Using a heat pump to keep your home warm during the winter months is a popular and effective option. One thing you will notice, however, is that there are times when the ice will accumulate on the system’s outdoor condensing unit/compressor. Luckily, there is something you can do when you see your heat pump covered in frost or ice.
How Heat Pumps Ice Up There are two main factors that contribute to ice on your heat pump’s outdoor unit.
First, the condenser/compressor unit is exposed to winter weather such as snow, hail, and freezing rain. If that weren’t enough, the heat pump also takes heat out of the already cold air, which can cause water vapor in the air to turn into liquid and subsequently into ice. When ice accumulates on the outdoor coils, it hampers the ability of your heat pump to extract heat from the air and will have a noticeable effect on the efficiency and effectiveness of the process.
How to Get Rid of Ice You may be able to pick pieces of ice off by hand, but don’t use sharp tools to scrape it off or you risk damaging the equipment. The best option is just to wait till your heat pump’s defrost cycle kicks in. The defrost cycle is set to come on once a certain temperature is reached and will run for a long enough period to melt an expected amount of ice. This cycle works by temporarily reversing the process from heating to air conditioning mode, so the refrigerant is releasing indoor heat in the outdoor unit. While this is happening, your heat pump’s backup heating element will provide heat inside your house. While a bit of ice is normal, there are situations when an HVAC professional will need to address the icing problem.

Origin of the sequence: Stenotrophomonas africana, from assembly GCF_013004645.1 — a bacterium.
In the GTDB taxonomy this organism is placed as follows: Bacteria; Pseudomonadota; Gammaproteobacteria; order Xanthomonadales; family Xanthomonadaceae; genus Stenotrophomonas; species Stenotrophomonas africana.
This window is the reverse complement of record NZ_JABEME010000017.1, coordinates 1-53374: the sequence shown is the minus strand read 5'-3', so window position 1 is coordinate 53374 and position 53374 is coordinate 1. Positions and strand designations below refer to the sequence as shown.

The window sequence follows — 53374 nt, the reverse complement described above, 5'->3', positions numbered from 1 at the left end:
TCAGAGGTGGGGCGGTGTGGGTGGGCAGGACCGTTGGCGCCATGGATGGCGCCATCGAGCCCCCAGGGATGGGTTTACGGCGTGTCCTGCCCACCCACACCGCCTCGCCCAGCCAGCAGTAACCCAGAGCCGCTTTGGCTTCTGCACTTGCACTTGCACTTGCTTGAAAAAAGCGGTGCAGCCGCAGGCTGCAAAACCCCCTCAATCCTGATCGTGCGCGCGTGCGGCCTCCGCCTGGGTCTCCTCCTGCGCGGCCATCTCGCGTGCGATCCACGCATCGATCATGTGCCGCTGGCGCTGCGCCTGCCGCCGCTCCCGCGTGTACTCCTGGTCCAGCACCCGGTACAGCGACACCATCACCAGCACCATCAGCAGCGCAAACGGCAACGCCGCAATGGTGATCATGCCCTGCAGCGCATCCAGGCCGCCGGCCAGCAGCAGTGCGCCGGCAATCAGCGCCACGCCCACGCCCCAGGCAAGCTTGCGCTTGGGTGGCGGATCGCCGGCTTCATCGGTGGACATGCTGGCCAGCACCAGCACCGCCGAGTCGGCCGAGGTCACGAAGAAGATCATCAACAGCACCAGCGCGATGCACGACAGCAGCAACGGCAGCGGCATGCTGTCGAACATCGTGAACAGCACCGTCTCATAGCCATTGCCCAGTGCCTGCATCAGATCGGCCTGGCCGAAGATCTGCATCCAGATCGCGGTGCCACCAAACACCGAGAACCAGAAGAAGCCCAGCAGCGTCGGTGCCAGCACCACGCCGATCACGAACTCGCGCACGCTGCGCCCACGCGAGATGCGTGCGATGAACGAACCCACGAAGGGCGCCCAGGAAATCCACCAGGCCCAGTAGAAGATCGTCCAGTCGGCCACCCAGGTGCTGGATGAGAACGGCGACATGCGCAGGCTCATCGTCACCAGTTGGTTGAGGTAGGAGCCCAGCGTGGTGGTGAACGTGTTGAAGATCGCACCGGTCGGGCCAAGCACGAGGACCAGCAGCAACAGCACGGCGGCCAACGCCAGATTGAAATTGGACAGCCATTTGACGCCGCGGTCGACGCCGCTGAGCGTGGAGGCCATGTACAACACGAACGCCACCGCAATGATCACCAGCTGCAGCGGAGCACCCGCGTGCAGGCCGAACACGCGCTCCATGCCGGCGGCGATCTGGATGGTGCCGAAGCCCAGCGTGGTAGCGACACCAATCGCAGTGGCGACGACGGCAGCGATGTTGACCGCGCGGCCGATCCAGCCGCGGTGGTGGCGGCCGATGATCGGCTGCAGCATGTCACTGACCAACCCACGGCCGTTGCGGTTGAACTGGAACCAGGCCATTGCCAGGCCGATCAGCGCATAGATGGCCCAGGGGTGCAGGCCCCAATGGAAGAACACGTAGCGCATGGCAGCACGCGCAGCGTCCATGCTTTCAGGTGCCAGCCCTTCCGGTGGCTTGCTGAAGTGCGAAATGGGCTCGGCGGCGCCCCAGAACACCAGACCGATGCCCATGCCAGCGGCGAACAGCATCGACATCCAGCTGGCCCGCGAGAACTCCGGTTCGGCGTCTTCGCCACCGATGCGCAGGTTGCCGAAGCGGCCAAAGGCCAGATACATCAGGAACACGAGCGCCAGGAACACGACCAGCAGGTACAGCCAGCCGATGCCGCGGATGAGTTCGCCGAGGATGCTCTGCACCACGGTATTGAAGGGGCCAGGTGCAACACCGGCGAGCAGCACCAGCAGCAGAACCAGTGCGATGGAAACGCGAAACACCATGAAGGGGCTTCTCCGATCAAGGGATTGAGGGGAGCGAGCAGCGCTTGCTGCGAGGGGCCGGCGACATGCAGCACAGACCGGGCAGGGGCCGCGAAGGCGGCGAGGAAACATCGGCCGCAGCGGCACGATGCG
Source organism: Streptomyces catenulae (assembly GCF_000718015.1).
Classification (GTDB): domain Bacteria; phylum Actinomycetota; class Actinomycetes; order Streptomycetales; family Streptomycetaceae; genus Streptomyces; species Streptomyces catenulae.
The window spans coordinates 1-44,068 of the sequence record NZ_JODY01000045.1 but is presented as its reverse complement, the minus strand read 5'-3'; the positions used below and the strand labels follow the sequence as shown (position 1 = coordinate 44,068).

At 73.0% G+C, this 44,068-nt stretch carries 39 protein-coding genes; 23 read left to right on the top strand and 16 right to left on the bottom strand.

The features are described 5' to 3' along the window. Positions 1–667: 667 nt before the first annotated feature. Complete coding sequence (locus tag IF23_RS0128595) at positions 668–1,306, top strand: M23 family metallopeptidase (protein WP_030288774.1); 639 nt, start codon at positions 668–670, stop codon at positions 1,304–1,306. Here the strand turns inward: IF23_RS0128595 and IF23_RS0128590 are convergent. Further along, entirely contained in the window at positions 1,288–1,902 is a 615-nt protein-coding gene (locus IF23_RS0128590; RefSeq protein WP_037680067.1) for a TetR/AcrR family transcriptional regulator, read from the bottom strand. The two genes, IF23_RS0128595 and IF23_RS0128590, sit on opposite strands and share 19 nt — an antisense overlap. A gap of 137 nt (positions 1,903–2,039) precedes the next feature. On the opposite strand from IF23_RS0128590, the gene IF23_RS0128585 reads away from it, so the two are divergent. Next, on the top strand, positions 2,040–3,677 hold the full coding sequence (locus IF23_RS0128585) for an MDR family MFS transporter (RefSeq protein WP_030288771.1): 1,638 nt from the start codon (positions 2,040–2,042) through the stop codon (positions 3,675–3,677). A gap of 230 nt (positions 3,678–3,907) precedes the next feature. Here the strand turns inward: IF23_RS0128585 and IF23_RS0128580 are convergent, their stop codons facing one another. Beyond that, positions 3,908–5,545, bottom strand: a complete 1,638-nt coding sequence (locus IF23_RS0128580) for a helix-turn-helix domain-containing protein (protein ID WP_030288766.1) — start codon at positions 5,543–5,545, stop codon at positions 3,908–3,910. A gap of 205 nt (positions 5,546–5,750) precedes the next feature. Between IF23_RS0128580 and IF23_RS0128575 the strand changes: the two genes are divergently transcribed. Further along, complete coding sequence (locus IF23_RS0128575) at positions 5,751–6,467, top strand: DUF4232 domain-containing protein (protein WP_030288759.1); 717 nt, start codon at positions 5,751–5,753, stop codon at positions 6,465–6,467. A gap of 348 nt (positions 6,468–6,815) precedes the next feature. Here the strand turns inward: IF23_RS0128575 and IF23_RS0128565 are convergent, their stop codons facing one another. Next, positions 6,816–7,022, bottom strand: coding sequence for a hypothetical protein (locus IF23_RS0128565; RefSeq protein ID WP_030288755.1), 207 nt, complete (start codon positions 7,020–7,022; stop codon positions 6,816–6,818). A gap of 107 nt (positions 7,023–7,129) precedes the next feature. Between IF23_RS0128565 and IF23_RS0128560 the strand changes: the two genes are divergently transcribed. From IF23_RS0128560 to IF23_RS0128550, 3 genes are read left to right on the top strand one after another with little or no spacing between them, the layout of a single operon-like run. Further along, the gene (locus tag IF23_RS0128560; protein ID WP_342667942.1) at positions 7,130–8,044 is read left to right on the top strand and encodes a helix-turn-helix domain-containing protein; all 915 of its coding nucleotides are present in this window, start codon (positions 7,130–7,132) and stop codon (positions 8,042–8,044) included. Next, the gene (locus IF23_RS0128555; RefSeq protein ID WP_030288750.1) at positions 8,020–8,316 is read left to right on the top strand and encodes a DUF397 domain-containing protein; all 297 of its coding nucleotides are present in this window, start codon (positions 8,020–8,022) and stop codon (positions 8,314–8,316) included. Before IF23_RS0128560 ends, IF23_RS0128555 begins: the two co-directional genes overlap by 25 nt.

If a significant part of the outside unit is covered in ice, there is something wrong, and you should have someone look at the unit. If you see your northern New Jersey home’s heat pump icing up and can’t address the situation yourself, please contact Pipe Works Services Our goal is to help educate our customers in Chatham, NJ, and surrounding areas about energy and home comfort issues (specific to HVAC systems). For more information about heat pumps and other HVAC topics, download our free Home Comfort Resource guide. Image courtesy of Shutterstock